The creator of Meldonium thinks athletes like Maria Sharapova should be able to use his product

The World
Russia's Maria Sharapova serves during her third round match against Lauren Davis of the U.S. at the Australian Open tennis tournament at Melbourne Park, Australia, January 22, 2016.

Russia's Maria Sharapova serves during her third round match against Lauren Davis of the US at the Australian Open tennis tournament at Melbourne Park, Australia, January 22, 2016.

Thomas Peter/Reuters

Meldonium.

No, it's not what Iron Man's new armor is made of. But it does make you stronger.

Meldonium is the banned substance that tennis star Maria Sharapova just admitted taking. She claims she'd been taking it for health reasons for 10 years before it was banned. She says she took it because she was regularly falling ill. She also says she had a magnesium deficiency and a family history of diabetes.

But the World Anti-Doping Agency says athletes like her take it to perform at an extreme level. 

Sharapova is now facing a four-year ban. But she's hardly the only athlete to take Meldonium. The Guardian compiled a list of athletes who tested positive for it. That includes Abebe Aregawi, the 2013 women’s 1,500m world champion; Endeshaw Negesse, the 2015 Tokyo marathon champion; Olga Abramova and Artem Tyschcenko, two Ukrainian biathletes; Eduard Vorganov, a Russian cyclist; and Ekaterina Bobrova, a Russian ice dancer.

WADA monitored the drug before placing it on the banned substance list. Athletes were given a heads-up about it. But Sharapova says she didn't bother reading it. “I received a letter on Dec. 22 from WADA, an email with changes happening for next year as well as reporting your whereabouts and a link to a button where you can press to see the prohibited items for 2016,” she said in a press conference. “I did not look at that list.”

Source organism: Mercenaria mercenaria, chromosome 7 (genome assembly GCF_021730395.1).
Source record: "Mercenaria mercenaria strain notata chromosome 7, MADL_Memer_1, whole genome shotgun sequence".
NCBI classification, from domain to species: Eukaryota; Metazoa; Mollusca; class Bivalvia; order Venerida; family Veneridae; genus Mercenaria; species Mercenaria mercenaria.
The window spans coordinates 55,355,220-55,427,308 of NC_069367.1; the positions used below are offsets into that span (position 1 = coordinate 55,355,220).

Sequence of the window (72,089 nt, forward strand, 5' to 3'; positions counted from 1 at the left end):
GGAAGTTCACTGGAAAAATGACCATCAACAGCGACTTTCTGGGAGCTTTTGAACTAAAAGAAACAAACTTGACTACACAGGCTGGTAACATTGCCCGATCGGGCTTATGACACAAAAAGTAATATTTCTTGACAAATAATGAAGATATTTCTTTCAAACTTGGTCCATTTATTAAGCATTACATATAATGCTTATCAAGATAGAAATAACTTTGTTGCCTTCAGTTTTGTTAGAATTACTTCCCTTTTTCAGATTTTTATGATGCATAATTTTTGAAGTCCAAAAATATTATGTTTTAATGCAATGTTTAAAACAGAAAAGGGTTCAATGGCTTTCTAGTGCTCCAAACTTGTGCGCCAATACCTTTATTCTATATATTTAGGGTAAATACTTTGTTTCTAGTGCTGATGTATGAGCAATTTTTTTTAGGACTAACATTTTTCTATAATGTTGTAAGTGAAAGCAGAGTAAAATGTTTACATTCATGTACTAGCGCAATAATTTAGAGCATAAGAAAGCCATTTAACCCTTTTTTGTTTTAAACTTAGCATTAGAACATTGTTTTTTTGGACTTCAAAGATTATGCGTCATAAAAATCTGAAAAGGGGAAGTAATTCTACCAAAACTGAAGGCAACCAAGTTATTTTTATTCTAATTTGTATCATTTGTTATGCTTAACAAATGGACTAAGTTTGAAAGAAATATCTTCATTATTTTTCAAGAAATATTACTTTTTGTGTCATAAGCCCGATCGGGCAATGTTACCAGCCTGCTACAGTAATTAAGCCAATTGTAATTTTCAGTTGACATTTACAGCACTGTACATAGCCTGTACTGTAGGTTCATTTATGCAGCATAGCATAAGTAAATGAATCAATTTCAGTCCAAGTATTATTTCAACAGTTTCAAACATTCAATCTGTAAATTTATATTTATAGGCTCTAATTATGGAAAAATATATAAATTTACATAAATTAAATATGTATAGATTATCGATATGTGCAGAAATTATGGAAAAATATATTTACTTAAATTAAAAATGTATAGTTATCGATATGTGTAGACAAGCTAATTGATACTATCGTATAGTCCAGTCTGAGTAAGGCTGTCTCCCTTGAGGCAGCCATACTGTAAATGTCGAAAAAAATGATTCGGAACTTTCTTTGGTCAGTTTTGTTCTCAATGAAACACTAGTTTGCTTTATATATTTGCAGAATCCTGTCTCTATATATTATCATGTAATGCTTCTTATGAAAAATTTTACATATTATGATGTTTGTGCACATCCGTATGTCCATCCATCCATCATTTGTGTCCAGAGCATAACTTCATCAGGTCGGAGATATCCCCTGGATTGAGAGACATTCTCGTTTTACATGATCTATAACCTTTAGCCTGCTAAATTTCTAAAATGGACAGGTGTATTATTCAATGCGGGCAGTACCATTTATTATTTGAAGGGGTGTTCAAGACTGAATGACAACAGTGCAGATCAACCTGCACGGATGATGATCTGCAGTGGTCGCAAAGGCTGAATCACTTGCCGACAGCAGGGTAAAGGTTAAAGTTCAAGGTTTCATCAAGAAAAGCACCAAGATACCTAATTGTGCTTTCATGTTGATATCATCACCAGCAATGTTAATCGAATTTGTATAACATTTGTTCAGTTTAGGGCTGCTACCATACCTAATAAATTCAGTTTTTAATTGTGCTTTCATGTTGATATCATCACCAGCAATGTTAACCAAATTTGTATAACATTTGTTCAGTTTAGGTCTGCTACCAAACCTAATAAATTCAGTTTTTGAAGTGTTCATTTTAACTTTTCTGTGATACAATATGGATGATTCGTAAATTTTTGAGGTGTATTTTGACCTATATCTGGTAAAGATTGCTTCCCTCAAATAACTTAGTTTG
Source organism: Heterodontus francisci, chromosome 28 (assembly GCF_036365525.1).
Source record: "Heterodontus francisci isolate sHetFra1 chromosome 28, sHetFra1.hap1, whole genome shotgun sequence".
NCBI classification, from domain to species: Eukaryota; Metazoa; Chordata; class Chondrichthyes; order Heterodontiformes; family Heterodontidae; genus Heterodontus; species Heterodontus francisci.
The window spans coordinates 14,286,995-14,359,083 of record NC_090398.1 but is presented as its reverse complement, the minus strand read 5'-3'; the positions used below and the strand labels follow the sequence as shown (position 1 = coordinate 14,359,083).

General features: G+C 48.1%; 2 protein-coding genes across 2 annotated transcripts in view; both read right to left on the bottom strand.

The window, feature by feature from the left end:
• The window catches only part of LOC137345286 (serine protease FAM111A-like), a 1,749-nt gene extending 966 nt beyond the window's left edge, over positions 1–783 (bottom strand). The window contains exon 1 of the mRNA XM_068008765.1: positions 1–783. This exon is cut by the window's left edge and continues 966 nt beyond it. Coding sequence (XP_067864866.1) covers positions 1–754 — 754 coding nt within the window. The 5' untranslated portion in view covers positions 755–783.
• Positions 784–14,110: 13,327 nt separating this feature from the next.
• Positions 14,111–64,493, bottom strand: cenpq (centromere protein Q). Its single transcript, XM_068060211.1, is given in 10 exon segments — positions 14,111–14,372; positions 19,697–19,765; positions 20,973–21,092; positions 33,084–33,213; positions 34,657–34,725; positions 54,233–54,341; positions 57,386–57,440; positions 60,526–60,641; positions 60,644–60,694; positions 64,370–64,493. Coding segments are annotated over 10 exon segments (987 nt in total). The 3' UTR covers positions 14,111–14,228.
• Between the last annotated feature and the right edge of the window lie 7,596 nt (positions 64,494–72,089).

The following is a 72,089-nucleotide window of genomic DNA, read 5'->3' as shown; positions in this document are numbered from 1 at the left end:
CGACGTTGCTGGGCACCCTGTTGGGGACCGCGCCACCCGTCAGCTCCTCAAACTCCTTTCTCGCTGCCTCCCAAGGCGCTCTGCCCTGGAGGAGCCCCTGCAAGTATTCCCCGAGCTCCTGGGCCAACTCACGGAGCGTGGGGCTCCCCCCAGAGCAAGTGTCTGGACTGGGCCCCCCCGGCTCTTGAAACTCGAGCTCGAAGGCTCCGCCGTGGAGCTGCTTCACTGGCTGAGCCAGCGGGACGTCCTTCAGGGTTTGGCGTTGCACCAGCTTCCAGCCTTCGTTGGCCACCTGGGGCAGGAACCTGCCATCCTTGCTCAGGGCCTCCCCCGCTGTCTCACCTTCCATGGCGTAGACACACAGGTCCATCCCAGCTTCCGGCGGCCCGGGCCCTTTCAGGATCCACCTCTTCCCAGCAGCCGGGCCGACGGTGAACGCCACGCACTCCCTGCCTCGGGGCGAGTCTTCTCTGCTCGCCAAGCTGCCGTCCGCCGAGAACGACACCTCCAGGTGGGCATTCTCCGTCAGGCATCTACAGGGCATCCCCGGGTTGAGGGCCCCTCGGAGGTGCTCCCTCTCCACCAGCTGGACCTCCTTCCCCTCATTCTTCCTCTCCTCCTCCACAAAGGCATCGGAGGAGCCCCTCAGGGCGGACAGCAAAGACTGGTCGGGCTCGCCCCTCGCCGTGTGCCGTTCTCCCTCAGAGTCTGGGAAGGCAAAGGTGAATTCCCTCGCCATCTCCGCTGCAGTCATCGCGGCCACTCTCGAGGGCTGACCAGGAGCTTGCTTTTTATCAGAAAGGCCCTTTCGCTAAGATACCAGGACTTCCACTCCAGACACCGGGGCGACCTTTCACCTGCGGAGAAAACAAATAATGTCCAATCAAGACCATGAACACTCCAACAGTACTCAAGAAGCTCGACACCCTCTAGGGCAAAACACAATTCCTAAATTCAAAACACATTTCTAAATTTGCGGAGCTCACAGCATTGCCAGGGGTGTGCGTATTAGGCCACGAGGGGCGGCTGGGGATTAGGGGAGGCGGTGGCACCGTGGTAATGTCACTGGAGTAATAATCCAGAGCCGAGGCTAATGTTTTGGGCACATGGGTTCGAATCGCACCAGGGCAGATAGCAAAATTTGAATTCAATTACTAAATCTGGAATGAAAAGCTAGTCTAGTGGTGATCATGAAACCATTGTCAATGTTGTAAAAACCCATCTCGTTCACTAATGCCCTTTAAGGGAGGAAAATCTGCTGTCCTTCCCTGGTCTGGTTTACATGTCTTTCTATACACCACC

Her sponsors aren't so supportive. Nike suspended its sponsorship saying it was "saddened and surprised." Tag Heuer cut ties with her completely. And Porsche is "postponing planned activities" with her. In 2015, Sharapova earned more than $30 million. She'll be fine. But it's a costly mistake.

The error might be due to the widespread use of Meldonium in former Soviet countries. Latvian professor Ivars Kalvins invented it more than three decades ago. The professor is rightly proud of the drug. "It's saved millions of lives in former USSR countries," he says.

Kalvins is also very defensive about athletes taking it. "If you look at how sportsmen do their training, they’re working very hard and close to the border of maximum acceptance level of load," he says. "That means, if they go over this, then the heart will be damaged. Immediately. So sportsmen will use Meldonium to protect themselves."

This happens during training or during sports events. "But if they apply this protection, then they are safe. It can protect them from dying," says Kalvins.

While he's not a big fan of tennis, he certainly knows the name Maria Sharapova. She's a huge star in the region. And Kalvins is upset that she might be punished for taking his drug. "It’s unbelievable that such a stupid decision was made by the committee to stop use of Meldonium," he says. "It’s against human rights. The sportsman is also a human being who should have the same rights as everyone else."